During World War II, Cape Cod had a busy POW camp

Artwork by Emily Gedney 2016 Annual Guide

Artwork by Emily Gedney – Grade 11 • Falmouth High School • Pencil

The raising of the American flag at Iwo Jima, the D-Day invasion at Normandy, and the horrific German concentration camps are just a few of the images and stories many Americans think of when reflecting on World War II. There are other stories that are not as well known, however, including the existence of about 500 prisoner of war (POW) camps in the United States.

One of these camps was located right in our backyard—at Camp Edwards, a massive, 22,000-acre military training area established on Cape Cod in the late 1930s; the base has expanded over the years and is known today as Joint Base Cape Cod.

According to Jack Sheedy and Jim Coogan, who together wrote Cape Cod Voyage: A Journey Through Cape Cod’s History and Lore, prisoners started to arrive at Camp Edwards—and at other camps around the country—in April of 1943, after German Field Marshall Erwin Rommel’s Africa Corps was driven out of North Africa. Most of the prisoners shipped to Camp Edwards, however, arrived in 1944 in the weeks following the D-Day invasion. In all, from 1943 to 1946, some 5,000 German soldiers were imprisoned at Camp Edwards.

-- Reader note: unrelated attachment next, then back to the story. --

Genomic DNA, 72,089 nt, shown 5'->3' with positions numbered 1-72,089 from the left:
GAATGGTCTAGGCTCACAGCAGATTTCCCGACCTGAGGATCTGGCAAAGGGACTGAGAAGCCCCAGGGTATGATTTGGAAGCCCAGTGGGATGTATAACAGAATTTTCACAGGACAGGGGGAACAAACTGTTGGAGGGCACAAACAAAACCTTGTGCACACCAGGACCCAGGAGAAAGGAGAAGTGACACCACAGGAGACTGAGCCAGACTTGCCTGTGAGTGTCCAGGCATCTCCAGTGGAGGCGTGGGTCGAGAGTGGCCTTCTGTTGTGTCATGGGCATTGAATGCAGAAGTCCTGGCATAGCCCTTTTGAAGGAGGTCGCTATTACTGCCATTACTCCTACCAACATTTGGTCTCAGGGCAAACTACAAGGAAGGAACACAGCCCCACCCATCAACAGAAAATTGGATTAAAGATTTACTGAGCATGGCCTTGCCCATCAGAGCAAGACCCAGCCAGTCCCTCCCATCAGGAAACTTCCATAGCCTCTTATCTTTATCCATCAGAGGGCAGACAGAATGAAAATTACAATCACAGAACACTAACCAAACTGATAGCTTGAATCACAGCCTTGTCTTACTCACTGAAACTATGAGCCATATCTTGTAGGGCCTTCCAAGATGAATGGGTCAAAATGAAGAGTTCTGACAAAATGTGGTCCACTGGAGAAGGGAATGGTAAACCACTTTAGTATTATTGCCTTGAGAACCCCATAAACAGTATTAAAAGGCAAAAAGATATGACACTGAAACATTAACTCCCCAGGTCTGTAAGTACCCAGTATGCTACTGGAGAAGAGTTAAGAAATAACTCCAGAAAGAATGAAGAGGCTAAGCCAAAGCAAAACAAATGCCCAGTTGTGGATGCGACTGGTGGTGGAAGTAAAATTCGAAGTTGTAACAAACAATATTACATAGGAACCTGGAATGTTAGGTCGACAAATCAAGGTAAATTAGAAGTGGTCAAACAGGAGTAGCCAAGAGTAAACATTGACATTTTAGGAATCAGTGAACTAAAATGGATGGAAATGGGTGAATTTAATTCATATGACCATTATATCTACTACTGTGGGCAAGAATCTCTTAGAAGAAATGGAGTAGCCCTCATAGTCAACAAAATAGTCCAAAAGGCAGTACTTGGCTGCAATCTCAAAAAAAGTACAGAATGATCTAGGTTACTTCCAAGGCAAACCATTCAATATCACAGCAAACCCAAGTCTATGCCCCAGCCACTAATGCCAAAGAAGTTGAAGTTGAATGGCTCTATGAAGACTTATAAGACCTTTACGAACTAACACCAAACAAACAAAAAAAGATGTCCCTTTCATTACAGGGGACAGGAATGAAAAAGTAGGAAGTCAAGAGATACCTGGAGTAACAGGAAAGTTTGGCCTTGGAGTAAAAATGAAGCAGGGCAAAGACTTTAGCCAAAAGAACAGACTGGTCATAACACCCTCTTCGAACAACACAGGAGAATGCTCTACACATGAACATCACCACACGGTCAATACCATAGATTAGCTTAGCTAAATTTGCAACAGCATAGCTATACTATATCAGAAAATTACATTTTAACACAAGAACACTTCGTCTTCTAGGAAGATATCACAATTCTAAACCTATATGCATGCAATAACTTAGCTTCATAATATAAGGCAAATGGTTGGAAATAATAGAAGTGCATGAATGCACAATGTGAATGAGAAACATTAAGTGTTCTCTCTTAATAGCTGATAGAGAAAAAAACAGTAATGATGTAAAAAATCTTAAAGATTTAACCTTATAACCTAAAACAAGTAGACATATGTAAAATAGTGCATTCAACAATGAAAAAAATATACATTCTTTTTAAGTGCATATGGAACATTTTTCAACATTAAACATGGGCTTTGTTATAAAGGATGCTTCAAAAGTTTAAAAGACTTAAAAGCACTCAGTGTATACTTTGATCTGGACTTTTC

According to Jerry Ellis, a selectman in Bourne and a co-director of the Cape Cod Military Museum who has given talks about Cape Cod during the war, many people he comes across have never heard of the POW camp. “It’s surprising how many people are totally unaware of that,” says Ellis. “The bottom line is this was the perfect place to have a POW camp because the canal was a natural barrier.”

There is some debate as to exactly where on the base the camp was located. According to the Massachusetts National Guard website, thenationsfirst.org, it was located at the south end of a runway. Ellis, however, believes it was located further to the west, near the East Coast Processing Center, where American servicemen who had gone AWOL were being retrained.

According to building plans signed in April of 1944, the prison camp was established in “Block 35,” a barracks area that had previously been used by American soldiers. Adjacent to Turpentine Road, the group of buildings was located slightly apart from other areas of the base, and Ellis says that made it a good location for the POW camp.